New Zealanders began voting Friday to select a potential new flag as the South Pacific country considers dropping Britain's Union Jack from its national banner.
Voters are being asked to choose between five flag options in a postal referendum that will continue until December 11.
The winning design will then go head-to-head with the existing flag in a second referendum to be held in March next year.
Prime Minister John Key has made the flag reform issue a pet project since his conservative government won a third term late last year.
He sees the current flag, with the Union Jack in the corner, as an anachronism, arguing the country needs a standard "that screams New Zealand".
Key has also expressed frustration the flag - which features four red stars representing the Southern Cross on a dark blue background - is frequently confused with Australia's.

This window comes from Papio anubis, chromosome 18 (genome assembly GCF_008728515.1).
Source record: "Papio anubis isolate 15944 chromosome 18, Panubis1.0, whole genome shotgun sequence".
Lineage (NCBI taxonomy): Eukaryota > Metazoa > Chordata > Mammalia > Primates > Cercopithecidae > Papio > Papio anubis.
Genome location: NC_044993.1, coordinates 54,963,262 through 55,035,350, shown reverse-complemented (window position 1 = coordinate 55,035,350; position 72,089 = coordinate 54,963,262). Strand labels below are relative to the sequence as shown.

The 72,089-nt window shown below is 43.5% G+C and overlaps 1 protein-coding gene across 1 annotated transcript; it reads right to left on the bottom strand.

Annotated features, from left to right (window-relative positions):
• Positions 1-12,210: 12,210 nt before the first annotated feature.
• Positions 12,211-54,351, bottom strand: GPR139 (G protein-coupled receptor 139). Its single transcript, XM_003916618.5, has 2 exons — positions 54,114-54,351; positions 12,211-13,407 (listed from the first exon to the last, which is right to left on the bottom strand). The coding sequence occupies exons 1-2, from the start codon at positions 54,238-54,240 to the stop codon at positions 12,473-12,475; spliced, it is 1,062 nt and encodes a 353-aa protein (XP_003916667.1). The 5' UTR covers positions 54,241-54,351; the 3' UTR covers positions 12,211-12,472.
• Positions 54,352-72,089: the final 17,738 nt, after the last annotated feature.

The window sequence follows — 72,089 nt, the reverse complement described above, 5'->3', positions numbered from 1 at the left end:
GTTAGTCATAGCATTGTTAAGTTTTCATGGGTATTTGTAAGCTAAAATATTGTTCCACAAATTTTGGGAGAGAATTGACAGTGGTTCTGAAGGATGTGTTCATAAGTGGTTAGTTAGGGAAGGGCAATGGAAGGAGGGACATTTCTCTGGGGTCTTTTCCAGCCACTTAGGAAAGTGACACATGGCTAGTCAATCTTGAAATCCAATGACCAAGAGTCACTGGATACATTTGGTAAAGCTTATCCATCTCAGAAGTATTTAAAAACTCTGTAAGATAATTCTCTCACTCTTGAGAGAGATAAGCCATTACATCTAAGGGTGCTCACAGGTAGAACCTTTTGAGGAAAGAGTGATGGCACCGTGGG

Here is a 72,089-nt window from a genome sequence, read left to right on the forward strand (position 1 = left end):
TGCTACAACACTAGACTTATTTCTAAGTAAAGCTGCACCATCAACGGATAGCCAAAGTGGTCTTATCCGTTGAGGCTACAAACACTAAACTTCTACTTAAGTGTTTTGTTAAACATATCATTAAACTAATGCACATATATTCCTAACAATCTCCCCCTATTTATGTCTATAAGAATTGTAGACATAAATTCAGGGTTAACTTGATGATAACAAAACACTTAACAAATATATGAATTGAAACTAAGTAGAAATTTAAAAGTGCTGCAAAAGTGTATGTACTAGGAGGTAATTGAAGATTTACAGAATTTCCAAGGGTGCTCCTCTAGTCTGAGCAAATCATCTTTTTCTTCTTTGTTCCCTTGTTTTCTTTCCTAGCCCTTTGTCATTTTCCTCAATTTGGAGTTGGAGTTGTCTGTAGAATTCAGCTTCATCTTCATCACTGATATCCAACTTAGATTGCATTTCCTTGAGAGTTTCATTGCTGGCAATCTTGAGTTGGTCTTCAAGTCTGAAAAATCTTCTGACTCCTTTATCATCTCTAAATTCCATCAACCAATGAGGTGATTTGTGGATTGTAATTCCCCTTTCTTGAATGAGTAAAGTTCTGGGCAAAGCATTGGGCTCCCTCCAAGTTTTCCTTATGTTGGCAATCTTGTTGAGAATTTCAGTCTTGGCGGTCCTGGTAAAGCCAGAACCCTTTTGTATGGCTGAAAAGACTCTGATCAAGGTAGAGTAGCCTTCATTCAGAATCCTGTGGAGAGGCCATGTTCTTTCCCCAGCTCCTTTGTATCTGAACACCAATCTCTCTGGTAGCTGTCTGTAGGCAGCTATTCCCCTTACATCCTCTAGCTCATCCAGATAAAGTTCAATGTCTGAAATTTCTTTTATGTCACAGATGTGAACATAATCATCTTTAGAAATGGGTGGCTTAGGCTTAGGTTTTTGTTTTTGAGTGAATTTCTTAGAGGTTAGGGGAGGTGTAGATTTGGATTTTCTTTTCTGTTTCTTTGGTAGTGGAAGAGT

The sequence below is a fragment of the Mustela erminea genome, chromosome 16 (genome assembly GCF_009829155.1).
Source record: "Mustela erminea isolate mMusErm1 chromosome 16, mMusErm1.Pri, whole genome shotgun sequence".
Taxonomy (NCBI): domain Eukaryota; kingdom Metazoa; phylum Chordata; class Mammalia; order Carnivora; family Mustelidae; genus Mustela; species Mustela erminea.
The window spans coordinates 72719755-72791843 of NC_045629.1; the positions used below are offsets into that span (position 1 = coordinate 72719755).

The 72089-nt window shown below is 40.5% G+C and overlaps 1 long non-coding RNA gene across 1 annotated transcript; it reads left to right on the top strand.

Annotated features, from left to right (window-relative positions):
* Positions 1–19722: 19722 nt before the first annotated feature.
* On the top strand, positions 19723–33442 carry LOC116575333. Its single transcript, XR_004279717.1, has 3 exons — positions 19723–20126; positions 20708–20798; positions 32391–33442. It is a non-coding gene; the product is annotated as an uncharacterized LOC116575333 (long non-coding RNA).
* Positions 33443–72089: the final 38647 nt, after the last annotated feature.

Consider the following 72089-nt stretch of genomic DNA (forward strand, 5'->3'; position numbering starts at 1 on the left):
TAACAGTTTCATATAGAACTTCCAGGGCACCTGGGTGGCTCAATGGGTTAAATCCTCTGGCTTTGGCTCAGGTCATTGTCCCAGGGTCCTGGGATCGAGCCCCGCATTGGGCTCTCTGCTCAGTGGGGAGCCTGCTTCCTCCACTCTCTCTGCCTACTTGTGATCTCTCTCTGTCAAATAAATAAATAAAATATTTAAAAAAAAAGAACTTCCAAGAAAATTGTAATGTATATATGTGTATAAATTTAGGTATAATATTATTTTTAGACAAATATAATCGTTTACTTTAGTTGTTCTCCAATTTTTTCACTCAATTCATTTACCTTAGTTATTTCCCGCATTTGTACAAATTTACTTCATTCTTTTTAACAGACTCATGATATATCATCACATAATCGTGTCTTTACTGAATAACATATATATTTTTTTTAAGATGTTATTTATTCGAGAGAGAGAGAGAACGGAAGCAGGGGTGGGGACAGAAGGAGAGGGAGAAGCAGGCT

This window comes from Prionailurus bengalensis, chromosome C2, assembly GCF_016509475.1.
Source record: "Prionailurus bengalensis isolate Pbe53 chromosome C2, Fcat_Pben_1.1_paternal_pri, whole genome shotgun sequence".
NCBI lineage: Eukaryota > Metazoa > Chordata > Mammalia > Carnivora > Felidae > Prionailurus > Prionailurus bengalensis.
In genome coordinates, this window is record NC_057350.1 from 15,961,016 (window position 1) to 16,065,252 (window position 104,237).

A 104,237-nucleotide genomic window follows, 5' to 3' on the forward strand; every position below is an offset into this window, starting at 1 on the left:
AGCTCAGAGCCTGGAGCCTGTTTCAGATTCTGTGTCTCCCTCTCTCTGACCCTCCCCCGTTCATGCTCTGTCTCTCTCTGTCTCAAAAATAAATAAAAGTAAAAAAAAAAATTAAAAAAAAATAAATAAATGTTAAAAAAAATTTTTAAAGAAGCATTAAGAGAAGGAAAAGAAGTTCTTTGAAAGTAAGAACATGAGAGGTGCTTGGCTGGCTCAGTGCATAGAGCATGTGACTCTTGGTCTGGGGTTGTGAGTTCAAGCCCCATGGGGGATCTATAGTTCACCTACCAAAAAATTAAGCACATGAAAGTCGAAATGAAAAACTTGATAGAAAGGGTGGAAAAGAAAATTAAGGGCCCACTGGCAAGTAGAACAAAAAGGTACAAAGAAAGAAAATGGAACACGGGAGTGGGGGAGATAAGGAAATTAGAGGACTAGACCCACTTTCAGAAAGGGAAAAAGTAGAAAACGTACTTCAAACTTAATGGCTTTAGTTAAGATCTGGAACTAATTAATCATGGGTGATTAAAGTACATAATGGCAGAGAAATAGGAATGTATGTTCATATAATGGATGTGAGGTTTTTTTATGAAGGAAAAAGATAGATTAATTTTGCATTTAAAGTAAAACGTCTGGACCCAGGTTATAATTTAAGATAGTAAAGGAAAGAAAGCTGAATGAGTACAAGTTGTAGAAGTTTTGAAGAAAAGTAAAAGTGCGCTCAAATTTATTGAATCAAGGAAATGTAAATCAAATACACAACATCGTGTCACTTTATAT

Four of the five designs in the first referendum feature the fern, the informal national emblem.
The fifth, dubbed "Red Peak", consists of red, black and blue triangles with a white chevron. It was a late addition to the line up after a social media campaign for its inclusion.
An opinion poll last month predicted a design featuring a white fern on a red and blue background would win the first referendum.
But separate polling suggests the existing flag is likely to decisively win the second referendum in March with about 65 percent of the vote.
The present flag came into use in 1901, mainly because of New Zealand's patriotic fervour over sending soldiers to fight in the Anglo-Boer War in South Africa.
New Zealand was once part of the British Empire, and although it is now independent, Queen Elizabeth II remains head of state. However, her power is seen as largely symbolic, with many considering the monarchy itself as a colonial relic.